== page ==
I’m not talking about medical privacy but rather the general principle that parents should not share personal information such as medical histories with other parents.
This rule of thumb is particularly important if you have children with special needs. For example, if you have a child with autism, you may want to share your medical information with other parents. If you have a child with Down Syndrome, you may want to share your medical information with other parents to have a better idea of what treatments are available or what the risks are.
This rule is sometimes disregarded by parents. Even with good intentions, some people will withhold information for selfish reasons.
The parent-withholding-medical-information rule is especially important for parents with children with special needs. There are a number of reasons why this rule is often disregarded by parents: (1) Some people feel that they can handle having to tell their child about their own medical conditions, and they don’t want to worry their child.
This rule is not just limited to parents with kids with special needs. It applies to any parent who thinks they can handle having to tell their child about their own medical conditions. There are a number of reasons why this rule is often disregarded by parents 2. A parent would be a terrible caretaker if she or he had to tell their child about an illness their child might have and only that.
Parent A might only tell their child that they have cancer. Parent B might tell their child that they have a brain tumor. A parent B might tell their child that they have a brain tumor. And then, the parent A might tell their child that they have a brain tumor.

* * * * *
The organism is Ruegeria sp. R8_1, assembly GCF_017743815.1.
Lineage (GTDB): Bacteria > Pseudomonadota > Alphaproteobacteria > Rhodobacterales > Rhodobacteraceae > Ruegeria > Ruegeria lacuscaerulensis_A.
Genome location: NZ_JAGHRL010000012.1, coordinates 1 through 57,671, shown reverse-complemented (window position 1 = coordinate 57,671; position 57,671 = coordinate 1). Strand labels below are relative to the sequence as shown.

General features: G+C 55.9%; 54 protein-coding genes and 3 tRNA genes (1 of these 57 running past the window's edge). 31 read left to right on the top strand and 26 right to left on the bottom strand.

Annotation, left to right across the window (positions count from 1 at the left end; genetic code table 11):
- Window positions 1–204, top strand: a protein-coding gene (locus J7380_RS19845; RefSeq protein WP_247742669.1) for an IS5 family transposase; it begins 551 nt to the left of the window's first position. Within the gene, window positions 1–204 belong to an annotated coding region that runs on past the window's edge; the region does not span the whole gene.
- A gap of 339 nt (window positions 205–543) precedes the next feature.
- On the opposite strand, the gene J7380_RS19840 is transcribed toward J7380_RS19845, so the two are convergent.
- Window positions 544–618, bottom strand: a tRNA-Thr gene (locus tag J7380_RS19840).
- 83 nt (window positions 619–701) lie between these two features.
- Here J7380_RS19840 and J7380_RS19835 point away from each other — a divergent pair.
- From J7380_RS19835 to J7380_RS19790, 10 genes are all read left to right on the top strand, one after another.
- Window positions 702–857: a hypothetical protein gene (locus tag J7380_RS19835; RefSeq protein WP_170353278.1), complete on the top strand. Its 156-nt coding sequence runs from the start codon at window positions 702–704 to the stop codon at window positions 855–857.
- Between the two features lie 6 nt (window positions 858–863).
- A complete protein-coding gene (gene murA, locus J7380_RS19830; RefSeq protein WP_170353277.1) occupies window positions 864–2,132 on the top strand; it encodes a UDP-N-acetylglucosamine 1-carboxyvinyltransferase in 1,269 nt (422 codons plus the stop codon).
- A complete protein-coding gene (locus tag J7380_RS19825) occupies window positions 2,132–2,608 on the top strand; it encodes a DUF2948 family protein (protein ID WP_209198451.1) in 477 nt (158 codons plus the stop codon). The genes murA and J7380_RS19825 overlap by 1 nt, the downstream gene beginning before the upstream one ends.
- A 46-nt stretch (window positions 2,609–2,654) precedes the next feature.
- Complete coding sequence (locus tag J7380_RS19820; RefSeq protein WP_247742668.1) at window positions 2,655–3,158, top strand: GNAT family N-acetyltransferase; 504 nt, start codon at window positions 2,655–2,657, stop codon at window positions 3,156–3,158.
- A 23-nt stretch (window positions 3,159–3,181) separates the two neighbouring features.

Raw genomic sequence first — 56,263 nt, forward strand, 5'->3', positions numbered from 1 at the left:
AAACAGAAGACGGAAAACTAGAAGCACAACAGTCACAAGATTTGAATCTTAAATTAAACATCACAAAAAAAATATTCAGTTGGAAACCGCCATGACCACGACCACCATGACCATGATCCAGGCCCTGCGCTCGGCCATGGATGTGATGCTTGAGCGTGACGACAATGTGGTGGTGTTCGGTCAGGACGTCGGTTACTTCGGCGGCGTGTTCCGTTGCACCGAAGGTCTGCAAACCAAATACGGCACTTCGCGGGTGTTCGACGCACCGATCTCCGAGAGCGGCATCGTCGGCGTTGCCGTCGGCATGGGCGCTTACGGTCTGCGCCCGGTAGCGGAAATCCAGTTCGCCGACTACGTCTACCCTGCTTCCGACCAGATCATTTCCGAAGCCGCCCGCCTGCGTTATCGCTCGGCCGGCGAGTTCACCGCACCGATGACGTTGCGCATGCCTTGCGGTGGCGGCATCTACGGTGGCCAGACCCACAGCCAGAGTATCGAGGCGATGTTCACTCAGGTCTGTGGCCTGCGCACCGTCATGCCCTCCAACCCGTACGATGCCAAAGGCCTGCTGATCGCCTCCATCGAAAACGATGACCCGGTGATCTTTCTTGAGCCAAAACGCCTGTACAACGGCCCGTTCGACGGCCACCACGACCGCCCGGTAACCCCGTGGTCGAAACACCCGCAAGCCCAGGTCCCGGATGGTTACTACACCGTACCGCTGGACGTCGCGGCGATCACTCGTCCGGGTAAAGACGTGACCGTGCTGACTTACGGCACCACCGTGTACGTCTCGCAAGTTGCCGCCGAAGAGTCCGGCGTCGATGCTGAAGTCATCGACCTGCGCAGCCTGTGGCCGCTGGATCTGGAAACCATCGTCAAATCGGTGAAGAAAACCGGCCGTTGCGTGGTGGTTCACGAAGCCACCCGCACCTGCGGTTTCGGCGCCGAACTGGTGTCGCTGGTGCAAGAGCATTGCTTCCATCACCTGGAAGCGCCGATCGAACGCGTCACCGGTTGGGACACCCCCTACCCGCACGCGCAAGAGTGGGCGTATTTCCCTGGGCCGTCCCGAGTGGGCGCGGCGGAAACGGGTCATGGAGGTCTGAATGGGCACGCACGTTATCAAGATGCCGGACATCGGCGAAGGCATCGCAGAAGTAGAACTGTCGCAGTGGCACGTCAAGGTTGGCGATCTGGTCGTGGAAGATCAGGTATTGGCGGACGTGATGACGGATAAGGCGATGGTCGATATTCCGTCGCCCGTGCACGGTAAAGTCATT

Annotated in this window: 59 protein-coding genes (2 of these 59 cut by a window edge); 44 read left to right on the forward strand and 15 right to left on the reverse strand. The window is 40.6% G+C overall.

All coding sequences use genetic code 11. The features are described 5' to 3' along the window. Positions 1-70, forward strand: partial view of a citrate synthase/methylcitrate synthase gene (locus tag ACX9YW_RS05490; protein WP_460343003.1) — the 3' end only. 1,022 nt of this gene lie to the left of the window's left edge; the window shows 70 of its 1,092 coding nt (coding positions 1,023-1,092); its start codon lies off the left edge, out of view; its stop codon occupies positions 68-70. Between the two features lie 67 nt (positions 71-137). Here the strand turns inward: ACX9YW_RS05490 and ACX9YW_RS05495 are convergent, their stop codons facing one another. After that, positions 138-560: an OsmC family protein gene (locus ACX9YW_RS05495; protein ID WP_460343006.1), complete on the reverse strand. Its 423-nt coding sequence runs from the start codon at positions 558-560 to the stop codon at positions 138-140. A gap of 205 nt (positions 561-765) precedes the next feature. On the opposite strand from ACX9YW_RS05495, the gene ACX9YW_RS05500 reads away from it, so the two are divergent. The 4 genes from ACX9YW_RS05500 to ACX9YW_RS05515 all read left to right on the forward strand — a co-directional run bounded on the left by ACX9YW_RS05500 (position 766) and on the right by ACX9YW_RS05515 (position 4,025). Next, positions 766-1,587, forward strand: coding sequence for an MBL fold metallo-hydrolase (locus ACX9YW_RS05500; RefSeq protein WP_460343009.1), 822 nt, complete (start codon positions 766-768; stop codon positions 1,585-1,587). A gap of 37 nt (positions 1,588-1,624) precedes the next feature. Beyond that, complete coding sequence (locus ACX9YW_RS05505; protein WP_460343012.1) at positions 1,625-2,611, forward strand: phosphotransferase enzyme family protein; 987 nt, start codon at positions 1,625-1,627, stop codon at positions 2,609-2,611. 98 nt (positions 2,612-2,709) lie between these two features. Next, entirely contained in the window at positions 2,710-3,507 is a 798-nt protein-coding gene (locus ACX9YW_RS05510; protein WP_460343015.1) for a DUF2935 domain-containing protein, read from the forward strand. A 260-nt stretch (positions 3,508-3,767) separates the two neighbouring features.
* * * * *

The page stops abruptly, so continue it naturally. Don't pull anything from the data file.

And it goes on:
The rule against sharing medical information with other parents is often a fairly recent one. The idea is that being in a constant state of “unreliability” has made parents spend more time on other things, such as work, and have less time to spend with their kids. However, this is not entirely true. Parents who are extremely reliable are also highly productive people, and often find themselves having more free time than they do with a spouse. And the reverse does not always hold true.
For example, the same research that shows that kids who know their parents are reliable are more likely to be on their best behavior if they share medical information with them also found that kids who don’t know they’re reliable are more likely to do the very same thing. Anecdotally, I know a few parents who refuse to divulge their medical information, even to their kids.
I know some people are more open to this, but a lot of parents are just more cautious than they should be.